More business, greater access, less hassle

⎯  Kumaka Bridge 90% complete

DPI, Guyana, Friday, October 18, 2019

“When the bridge is finished, at least we will have more business… With the bypass [road], you have to take your time and walk, but [with the bridge] you will have enough space and everything to make way to come to Kumaka.”

This is the viewpoint of businesswoman Evelyn Melville, who is a store owner along the Kumaka waterfront for 20 years.

With Kumaka bridge 95% complete, the businesswoman told the Department of Public Information (DPI) that it is a major shift from the previous state of the thoroughfare that was narrow and dilapidated for numerous years.

Living along the current bypass that leads into Kumaka, Evelyn recalled, “it was very bad. It had a lot of potholes. Even to get from the stretch [Compound Road] to here, it used to take me more than half an hour and when you get here, your feet are dirty.”

A senior teacher at the Northwest Secondary School, who is also the husband of a businesswoman at the same waterfront, Ronald Cox, also reflected on the state of the road before the construction of the bridge.

Noting the difficulty to traverse the road during the rainy season, Cox said, “the only thing I know the bridge as was a narrow strip of dirt… Because of that, people would raise their taxi fares. So, to get to Mabaruma [from Kumaka] which was just a $500 fare, people would increase that to a thousand. Or if you have large or heavy cargo to carry, they might not want to carry it in their vehicles.”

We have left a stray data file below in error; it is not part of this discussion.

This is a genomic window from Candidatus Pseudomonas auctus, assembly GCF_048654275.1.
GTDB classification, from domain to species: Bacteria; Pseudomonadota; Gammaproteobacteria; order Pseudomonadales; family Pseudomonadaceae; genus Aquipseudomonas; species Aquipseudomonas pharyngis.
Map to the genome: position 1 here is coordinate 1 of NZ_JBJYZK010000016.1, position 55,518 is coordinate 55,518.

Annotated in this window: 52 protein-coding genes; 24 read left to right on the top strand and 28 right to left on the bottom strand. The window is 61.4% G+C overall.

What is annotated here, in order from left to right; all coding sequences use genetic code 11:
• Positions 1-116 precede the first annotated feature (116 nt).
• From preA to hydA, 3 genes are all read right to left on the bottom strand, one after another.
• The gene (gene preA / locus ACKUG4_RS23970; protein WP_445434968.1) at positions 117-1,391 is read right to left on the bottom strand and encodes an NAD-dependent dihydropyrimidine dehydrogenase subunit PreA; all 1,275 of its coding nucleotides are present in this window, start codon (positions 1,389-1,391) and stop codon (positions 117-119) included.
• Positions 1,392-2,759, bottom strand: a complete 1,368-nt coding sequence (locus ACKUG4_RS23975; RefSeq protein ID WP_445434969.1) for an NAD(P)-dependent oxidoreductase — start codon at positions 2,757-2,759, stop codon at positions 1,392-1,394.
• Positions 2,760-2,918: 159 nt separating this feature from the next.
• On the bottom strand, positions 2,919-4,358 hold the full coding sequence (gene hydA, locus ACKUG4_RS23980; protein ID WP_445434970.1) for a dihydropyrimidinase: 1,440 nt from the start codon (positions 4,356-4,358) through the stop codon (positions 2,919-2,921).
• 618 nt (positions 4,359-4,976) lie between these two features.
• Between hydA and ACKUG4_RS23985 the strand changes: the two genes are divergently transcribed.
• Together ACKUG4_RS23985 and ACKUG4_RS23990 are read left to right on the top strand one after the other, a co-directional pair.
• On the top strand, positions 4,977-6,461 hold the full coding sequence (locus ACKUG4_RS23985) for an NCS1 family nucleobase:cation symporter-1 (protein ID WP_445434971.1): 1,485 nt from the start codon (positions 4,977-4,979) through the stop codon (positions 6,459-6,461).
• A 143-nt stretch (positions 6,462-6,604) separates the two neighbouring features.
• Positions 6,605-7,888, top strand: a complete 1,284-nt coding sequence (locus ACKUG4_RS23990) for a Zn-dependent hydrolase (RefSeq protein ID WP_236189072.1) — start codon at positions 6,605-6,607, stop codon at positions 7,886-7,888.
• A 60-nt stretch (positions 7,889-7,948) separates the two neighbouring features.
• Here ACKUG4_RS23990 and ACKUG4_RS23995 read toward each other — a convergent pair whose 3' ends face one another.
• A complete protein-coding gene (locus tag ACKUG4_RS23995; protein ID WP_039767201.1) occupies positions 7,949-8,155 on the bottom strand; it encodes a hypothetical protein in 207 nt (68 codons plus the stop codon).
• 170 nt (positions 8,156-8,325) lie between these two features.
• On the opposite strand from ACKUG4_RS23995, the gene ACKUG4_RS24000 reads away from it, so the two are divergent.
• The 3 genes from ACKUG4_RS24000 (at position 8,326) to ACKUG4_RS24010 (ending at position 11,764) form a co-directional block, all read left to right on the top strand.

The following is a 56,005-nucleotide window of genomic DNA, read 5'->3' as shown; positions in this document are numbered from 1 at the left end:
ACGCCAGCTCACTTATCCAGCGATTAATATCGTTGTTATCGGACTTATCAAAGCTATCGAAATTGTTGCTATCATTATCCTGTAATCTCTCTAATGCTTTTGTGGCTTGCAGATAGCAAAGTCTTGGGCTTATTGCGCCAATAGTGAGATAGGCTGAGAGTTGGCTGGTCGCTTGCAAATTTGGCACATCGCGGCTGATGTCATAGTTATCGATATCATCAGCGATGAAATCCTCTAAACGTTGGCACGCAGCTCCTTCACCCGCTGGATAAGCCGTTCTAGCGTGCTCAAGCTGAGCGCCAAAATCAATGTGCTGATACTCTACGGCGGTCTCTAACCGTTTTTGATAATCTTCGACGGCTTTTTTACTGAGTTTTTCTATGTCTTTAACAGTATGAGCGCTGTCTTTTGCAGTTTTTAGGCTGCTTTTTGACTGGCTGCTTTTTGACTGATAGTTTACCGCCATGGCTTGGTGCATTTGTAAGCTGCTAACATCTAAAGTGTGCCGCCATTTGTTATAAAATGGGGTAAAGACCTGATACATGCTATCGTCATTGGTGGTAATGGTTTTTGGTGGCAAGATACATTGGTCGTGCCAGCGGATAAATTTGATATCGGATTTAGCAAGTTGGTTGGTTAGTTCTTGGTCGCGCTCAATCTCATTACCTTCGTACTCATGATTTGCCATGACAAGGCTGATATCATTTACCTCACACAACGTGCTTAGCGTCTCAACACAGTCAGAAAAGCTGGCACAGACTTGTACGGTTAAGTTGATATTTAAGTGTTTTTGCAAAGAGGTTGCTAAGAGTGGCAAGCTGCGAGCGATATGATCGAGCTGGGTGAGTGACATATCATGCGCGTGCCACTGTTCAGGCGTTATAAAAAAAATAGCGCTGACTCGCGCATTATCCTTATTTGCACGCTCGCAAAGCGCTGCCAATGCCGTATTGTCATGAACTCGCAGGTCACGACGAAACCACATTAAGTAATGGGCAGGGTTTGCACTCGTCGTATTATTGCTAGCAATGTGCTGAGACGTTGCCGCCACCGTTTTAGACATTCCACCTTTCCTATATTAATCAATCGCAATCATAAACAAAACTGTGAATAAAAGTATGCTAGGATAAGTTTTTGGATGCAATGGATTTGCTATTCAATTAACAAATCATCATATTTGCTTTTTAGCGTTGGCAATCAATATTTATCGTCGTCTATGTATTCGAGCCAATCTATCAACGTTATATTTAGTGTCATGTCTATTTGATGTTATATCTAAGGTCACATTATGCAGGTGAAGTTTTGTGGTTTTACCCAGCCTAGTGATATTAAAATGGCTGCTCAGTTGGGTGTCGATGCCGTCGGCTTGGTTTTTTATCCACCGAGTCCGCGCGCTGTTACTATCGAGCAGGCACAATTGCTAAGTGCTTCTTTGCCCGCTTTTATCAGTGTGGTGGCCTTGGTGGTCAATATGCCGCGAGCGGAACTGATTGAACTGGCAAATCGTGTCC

Meanwhile, Somaya Goodman, who lives in Mabaruma, is a frequent shopper at the waterfront that is considered the commercial hub of Kumaka. Goodman noted that she will be travelling to Kumaka more frequently since the bridge will be a strong link between the two communities and transportation cost would be reduced.

“More people would want to come [to Kumaka] and purchase items. So, I think it will have a positive impact on Kumaka and also Mabaruma at large because when people come to purchase, we get more gain – more profit which develops the communities,” the young woman posited.

Hinterland Engineer within the Ministry of Public Infrastructure, Jeffrey Walcott, in a statement, informed DPI that the construction of the Kumaka Bridge is nearly finished with approximately 1 month of further works remaining.

According to Walcott, workers are merely completing the approaches on the extremities of the bridge that measures 50 ft on both sides. Accompanying those works is the replacement of the revetment leading to the bridge. This was initiated to bolster the ability of the road to carry the weight of the fill material and approach slabs.

In the final stages, railings will be installed on the bridge. Additionally, safety and aesthetic elements will complement the works. Before use by the general public, the concrete approaches will be allowed to cure.

Under the Ministry of Public Infrastructure, Region 1 has experienced an astronomical transformation given the many developmental projects that have been executed and completed. It is hoped that these projects will contribute to the greater connectivity of the hinterland region.

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